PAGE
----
Self-Scattering of Gold Nano-particles under Femtosecond Laser Ablation Conditions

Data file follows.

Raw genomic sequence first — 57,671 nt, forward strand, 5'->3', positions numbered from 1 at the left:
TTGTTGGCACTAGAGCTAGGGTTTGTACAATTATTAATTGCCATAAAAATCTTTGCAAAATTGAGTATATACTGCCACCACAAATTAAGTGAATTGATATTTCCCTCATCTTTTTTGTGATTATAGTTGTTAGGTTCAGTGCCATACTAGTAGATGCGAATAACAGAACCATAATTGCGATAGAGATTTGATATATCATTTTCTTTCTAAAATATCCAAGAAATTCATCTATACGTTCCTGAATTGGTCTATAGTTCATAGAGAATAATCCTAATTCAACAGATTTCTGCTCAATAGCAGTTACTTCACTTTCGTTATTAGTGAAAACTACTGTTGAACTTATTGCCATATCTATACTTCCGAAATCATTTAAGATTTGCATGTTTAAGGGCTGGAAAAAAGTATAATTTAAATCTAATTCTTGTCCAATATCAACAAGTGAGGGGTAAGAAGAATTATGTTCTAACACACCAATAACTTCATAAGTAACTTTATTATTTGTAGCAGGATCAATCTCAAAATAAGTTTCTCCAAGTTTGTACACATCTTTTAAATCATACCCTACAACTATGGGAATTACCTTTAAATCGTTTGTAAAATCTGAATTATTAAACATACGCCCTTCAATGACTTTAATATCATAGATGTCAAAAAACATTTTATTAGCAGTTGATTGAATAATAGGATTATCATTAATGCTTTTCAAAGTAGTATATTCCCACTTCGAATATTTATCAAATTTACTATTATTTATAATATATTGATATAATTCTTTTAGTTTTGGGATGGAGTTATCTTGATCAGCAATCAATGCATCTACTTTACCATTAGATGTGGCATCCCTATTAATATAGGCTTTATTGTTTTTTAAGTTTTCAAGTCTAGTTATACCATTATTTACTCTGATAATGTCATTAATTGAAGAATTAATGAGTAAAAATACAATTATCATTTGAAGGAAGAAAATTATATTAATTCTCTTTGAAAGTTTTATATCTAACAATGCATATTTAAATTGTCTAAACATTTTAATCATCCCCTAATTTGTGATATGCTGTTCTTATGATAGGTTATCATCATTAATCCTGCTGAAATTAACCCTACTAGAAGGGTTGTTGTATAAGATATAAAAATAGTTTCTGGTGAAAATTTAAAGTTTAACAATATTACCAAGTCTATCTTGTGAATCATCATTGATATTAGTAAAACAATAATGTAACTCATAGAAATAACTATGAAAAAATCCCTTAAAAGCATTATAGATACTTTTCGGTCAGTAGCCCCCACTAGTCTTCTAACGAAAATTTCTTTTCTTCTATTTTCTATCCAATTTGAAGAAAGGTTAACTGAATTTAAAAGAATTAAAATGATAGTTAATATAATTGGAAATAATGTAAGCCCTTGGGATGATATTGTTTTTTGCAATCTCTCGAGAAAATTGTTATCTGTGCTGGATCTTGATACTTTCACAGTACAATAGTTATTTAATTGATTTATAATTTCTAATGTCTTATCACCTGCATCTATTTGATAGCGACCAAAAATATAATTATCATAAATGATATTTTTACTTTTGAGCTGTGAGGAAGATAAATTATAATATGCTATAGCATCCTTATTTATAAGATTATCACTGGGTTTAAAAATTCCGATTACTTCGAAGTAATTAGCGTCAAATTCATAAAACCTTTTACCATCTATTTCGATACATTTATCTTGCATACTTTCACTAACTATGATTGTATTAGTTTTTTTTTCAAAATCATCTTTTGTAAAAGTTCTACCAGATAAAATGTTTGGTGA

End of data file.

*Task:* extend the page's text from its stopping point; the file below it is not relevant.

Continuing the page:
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This thesis covers the interaction of a femtosecond pulsed laser (about 150 fs at FWHM) with spherical gold nano-particles (100 nm in diameter) in the abla- tion regime. The study is separated into an experimental part and a simulation part. For the experimental part, gold nano-particles are isolated by the drop cast- ing technique on a substrate. Scanning electron microscope data is used as a mapping system for our diffraction limited optical ablation setup. The self- scattering of the nano-particles as a function of fluence is investigated. We found the ablation threshold to be about 0.03 J/cm^2 and reached a maximum fluence of about 0.2 J/cm^2 . The self-scattering results from ablated nano-particles are inconclusive due to a high background contribution from the substrate. The simulation part covers the light scattering properties of gold nano- particles sized around the Rayleigh limit. Due to high electron temperatures reached (2/3 of the Fermi temperature for gold) in femtosecond laser-gold inter- action, we incorporate ab initio data by Lin and Zhigilei on the electron heat capacity into our model. We also include experimental data by Fourment et al. on the number of free conduction electrons per atom. Results show a decrease in reflectivity during irradiation at a fluence of 0.8 J/cm^2 . The model allows to go up to a fluence of 10 J/cm^2 , where we observe a decrease in reflectivity of about 10 %.